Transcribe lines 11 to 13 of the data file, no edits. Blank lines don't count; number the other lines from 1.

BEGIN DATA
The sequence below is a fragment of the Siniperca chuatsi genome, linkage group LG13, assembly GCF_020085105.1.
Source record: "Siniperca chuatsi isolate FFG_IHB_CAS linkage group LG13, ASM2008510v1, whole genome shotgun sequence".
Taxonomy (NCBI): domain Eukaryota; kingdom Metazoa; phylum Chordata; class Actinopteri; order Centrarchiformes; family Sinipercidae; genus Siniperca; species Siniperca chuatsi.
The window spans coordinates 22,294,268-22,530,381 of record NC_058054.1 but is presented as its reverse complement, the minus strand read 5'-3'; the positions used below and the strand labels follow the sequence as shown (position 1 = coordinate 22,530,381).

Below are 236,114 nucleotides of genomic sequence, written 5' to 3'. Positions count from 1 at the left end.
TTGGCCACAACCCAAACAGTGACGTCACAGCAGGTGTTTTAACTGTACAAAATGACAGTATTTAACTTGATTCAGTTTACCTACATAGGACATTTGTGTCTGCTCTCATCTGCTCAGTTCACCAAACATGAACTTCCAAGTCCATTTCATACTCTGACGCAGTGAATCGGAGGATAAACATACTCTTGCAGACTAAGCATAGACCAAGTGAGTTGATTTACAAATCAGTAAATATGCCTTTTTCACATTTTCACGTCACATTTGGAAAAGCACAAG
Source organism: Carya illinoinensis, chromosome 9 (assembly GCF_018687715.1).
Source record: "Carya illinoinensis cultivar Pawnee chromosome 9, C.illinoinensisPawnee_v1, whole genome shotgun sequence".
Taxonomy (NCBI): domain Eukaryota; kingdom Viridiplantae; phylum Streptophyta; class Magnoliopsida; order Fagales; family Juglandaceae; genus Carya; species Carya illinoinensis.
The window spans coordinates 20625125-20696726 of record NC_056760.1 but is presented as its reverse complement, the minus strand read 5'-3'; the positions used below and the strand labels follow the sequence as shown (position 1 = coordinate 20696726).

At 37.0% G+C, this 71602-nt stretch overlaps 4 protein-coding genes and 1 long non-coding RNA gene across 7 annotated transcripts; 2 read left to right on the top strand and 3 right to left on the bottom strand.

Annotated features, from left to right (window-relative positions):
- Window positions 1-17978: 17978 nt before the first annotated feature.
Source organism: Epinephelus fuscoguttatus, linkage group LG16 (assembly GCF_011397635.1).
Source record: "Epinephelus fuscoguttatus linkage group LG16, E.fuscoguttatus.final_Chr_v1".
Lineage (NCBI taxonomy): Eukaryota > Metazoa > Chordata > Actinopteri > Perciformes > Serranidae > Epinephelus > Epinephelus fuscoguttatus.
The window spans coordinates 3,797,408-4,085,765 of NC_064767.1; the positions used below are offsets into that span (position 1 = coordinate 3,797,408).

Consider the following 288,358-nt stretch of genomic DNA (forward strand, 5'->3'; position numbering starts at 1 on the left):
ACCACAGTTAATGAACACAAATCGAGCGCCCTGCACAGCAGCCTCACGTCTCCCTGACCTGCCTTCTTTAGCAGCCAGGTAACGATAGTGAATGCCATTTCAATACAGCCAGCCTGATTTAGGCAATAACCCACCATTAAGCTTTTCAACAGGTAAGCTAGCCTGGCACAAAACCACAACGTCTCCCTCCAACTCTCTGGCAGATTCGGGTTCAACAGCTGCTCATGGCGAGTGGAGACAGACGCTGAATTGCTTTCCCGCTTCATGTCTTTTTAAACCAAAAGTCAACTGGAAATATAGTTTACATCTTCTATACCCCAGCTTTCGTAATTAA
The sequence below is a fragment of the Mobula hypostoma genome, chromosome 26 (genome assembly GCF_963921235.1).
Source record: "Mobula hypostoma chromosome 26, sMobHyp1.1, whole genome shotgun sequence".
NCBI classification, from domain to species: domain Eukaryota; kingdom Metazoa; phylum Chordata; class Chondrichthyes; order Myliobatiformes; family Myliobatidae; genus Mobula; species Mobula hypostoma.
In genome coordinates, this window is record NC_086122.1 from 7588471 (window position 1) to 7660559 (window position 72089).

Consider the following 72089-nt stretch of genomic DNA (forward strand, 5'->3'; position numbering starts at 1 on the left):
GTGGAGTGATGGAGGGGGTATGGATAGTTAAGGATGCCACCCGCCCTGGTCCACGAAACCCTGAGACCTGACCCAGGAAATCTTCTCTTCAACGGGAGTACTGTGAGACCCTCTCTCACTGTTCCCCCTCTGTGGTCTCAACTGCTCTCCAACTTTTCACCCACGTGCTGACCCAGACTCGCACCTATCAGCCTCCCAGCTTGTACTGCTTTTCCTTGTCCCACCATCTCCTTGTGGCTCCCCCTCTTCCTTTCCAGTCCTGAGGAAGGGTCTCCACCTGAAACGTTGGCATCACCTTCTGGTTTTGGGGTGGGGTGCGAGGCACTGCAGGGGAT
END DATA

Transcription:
At 37.0% G+C, this 71602-nt stretch overlaps 4 protein-coding genes and 1 long non-coding RNA gene across 7 annotated transcripts; 2 read left to right on the top strand and 3 right to left on the bottom strand.

Annotated features, from left to right (window-relative positions):
- Window positions 1-17978: 17978 nt before the first annotated feature.